Law enforcement and military is not their strong suite
Music and art -second to none
❤️❤️❤️
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Old 01-01-2020, 09:45 AM
 
Location: The North Star State
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Originally Posted by YorktownGal View Post
The Soviet Union used their treaty with the Nazi's to buy time to prepare for war. Both the Soviet Union and Nazi knew the treaty was for each other convenience and not a permanent truce.
It should be noted that the USSR got more than simply 'time to prepare'. It got a free hand for conquest, which allowed it to seize part of Poland, the Baltic States, and attempt to take Finland. The latter move failed, though it did gain some territory and wring out various other concessions from Helsinki.

In the cases of Poland and the Baltics, a cynical argument could be made these were merely defensive moves by the Soviets - as if invading and annexing sovereign states, and using terror to enforce one's rule, is somehow justifiable in the face of some third-party threat. Anyway, to the extent that that was a rationale behind the 1939 attack on Finland, it failed spectacularly, for it drove Finland to work with Germany and significantly improved the German strategic position for launching Barbarossa.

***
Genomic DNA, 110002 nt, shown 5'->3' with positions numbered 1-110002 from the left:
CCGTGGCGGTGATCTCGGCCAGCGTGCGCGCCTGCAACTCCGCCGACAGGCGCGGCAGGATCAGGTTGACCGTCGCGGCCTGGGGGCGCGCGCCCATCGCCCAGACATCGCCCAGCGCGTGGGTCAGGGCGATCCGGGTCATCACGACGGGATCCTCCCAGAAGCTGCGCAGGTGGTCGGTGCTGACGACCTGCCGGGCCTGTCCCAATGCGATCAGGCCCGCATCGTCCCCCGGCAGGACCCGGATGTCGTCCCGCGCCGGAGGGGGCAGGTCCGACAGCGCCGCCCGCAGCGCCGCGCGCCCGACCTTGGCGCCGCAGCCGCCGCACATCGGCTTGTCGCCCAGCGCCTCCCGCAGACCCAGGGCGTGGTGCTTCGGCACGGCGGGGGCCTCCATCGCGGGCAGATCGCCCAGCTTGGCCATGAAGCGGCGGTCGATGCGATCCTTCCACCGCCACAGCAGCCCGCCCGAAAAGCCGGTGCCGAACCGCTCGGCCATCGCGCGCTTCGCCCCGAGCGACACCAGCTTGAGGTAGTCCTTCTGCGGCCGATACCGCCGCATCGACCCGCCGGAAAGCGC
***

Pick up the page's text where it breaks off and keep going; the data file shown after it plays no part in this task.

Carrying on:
Quote:
Originally Posted by YorktownGal View Post
Stalin won WWII. We, the Allies, gave him Poland after promising the Poles their own nation. Never mind Stalin got the whole Eastern Europe satellite countries.
It should be noted that the Allies 'gave' Stalin what he already possessed - ie, Poland and the rest of eastern Europe. The Allies preferred a free Poland, but not to the point where they were willing to suffer millions of casualties and who knows how many more years of war (against the USSR) to achieve that end.